Instead, create buy, spend, and save jars. If you want to pay them an allowance for chores, now is the time to start. You can set up a chore chart, and pay them for their chores. When you pay them, you can help them separate their money into the three jars. Let them use their spend money for little things they want to buy.
This is also a good time to get them money-related toys like play cash registers so they can get used to the concept of the different values of our coins and bills, spending money to buy something, not having enough money, and making change. Play store and grocery shopping with them frequently.
How Elementary Kids Learn about Money
Once your children learn the rudimentaries about money, it’s time to teach them more complex lessons. The grocery store is a great place to teach these lessons. You can teach about buying generics, price comparing different sizes of the same product, and the value of using coupons.
Kids this age will be earning more than they did as preschoolers, so you can also help them save for a large goal like an expensive Lego set they want to buy. You should also teach them that once the money is spent, it’s gone. Then, they need to work hard to earn more to save and spend all over again.
How Middle School Kids Learn about Money
At this age, kids are going to want to spend, spend, spend. This is the time to teach them, if you haven’t already, that you won’t buy everything they want. Just because your daughter wants new jeans when she already has enough doesn’t mean you’ll buy them. She can save her money and buy them if she really wants them.
You should also teach them about the power of compound interest. This helps them realize that if they delay spending today, compounding interest can help them have more money later.
How High School Kids Learn about Money
Now is the time when all your hard work teaching your kids about money comes to fruition. Rather than buying or giving your child a car, have them save for at least half of the price of a car.
Also, teach your kids about credit cards, how to use them responsibly, and how to avoid accruing debt.
Be very clear how much you can afford to pay for their upcoming college. Then, they can choose a college that is affordable, or choose one that costs more than you can afford. However, help them understand how accruing student loan debt can make it harder to achieve their goals in adulthood.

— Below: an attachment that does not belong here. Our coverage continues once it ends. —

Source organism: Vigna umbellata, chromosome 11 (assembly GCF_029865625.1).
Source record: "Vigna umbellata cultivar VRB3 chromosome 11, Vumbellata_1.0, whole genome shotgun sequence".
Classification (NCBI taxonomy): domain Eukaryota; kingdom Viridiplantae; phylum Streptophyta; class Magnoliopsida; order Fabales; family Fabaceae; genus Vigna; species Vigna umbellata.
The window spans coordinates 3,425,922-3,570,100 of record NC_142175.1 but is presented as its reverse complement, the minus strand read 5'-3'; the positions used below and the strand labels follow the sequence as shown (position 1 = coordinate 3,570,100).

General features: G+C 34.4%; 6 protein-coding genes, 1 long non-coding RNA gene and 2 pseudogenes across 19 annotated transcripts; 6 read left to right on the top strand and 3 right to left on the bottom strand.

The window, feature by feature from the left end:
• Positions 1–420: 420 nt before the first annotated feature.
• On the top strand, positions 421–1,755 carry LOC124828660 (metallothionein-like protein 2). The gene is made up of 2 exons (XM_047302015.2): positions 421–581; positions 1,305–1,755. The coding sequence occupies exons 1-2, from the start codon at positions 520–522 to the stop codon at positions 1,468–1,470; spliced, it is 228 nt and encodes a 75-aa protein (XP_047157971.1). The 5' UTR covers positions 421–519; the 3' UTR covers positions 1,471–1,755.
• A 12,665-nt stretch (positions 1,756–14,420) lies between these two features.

Throughout your child’s life, you should be teaching them money lessons. As they age, these financial lessons should become more specific. If you’ve done your job well, by the time they leave home, they’ll be able to make smart money decisions. However, if your child makes foolish money decisions, know that you’ve laid the ground work so they know how to improve their financial situation should they need to.
There seems to be a lot of discussion, constantly, about how expensive children are. While yes, you do have to be financially responsible about having a child, they do not need to be anywhere near as expensive as some ‘studies’ would have you believe. This is a topic I’ve already written about, so today we’re going to chat about the reasons why children are priceless.
I’m not trying to make it seem like having children is all sunshine and roses, because it’s not. It’s far, far from it actually, but having a child will change your life in ways you couldn’t imagine until it happens.
Reasons Why Children Are Priceless
They Inspire Deep Love
You may think you knew what love was before you had a child; trust me I did. I love my husband, my family and my friends but the love you have for your child is something you will have never experienced. The love you have for this tiny little human is indescribable. It changes and shapes every other relationship in your life.
The love you have for your child grows. Though I instinctively wanted to love and protect my child as soon as he was born, the love I have for him and my other two children, is so much different, and intense, than it was on the days they were born.
This idea is best epitomized by Elizabeth Stone’s statement, “Making the decision to have a child is momentous. It is to decide forever to have your heart go walking around outside your body.”
They Spread Happiness